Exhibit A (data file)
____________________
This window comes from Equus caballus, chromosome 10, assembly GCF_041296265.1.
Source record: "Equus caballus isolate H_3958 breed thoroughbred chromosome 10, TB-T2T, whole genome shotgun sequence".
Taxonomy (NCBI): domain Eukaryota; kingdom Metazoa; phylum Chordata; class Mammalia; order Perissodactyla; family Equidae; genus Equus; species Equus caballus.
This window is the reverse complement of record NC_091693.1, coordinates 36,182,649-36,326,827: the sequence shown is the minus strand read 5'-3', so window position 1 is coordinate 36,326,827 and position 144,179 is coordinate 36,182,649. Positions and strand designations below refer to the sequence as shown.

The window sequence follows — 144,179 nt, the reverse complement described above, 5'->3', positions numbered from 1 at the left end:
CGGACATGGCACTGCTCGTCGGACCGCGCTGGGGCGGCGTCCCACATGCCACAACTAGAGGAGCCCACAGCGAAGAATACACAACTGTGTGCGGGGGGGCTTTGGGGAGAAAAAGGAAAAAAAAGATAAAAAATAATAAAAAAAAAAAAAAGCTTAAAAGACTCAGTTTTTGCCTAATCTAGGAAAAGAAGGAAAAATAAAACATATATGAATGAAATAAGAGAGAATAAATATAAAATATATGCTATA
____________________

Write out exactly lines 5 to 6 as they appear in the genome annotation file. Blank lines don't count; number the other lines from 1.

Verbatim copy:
The window sequence follows — 144,179 nt, the reverse complement described above, 5'->3', positions numbered from 1 at the left end:
CGGACATGGCACTGCTCGTCGGACCGCGCTGGGGCGGCGTCCCACATGCCACAACTAGAGGAGCCCACAGCGAAGAATACACAACTGTGTGCGGGGGGGCTTTGGGGAGAAAAAGGAAAAAAAAGATAAAAAATAATAAAAAAAAAAAAAAGCTTAAAAGACTCAGTTTTTGCCTAATCTAGGAAAAGAAGGAAAAATAAAACATATATGAATGAAATAAGAGAGAATAAATATAAAATATATGCTATA